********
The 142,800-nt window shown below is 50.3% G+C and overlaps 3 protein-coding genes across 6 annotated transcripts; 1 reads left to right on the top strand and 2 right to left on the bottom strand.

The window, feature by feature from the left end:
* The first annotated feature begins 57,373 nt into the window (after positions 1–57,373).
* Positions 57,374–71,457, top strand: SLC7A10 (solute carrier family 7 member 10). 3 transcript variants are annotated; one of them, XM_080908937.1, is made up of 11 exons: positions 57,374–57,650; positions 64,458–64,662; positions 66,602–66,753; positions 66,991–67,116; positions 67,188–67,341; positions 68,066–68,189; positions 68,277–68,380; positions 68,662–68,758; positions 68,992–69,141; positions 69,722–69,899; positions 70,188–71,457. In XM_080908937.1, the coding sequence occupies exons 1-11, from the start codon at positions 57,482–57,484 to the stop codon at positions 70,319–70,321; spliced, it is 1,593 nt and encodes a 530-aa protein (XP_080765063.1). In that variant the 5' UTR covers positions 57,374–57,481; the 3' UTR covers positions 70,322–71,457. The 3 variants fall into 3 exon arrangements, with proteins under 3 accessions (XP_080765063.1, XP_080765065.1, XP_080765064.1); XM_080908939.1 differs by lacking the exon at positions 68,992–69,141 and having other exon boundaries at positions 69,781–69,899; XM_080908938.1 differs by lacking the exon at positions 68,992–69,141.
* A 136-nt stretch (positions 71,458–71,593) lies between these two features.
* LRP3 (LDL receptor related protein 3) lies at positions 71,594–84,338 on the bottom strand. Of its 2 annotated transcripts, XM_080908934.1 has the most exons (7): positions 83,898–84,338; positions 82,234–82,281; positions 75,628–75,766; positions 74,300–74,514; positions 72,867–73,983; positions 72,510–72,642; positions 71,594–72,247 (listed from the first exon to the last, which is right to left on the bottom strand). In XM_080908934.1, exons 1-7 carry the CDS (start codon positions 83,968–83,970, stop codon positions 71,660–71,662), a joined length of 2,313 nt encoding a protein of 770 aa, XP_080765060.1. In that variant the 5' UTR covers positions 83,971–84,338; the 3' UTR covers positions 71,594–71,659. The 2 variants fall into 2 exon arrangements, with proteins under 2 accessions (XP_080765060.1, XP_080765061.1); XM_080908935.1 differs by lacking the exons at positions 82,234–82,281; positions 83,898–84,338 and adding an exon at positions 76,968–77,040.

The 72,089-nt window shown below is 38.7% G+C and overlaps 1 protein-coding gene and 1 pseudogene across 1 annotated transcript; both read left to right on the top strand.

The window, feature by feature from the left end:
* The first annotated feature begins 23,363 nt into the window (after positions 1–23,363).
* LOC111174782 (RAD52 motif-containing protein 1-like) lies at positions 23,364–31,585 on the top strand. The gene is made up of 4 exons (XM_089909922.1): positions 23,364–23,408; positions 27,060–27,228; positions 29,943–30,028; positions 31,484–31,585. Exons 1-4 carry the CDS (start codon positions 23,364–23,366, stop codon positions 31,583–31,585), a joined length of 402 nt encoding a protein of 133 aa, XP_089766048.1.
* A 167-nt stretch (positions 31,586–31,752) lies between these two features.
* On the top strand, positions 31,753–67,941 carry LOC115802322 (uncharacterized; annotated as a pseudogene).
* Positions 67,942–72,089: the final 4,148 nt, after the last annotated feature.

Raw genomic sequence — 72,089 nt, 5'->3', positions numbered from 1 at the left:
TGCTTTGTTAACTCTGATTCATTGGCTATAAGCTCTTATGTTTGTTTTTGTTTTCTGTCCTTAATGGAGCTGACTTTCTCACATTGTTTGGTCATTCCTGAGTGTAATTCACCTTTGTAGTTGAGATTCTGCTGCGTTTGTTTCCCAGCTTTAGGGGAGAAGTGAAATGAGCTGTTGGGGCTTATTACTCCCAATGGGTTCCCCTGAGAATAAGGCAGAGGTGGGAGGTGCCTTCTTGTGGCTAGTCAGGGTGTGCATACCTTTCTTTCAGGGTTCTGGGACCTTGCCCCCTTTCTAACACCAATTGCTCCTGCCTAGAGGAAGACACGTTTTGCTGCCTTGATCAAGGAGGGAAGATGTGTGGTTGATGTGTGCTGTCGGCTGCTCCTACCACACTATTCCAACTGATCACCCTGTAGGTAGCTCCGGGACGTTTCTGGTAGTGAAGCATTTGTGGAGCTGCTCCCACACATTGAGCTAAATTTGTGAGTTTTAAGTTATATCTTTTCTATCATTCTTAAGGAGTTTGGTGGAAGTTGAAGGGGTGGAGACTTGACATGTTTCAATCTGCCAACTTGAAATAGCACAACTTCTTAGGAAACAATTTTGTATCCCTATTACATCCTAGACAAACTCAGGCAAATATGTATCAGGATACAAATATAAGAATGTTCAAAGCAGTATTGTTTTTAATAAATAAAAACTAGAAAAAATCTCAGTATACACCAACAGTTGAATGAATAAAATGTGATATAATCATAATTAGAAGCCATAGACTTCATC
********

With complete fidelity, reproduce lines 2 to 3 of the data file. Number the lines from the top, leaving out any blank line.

The window, feature by feature from the left end:
* The first annotated feature begins 57,373 nt into the window (after positions 1–57,373).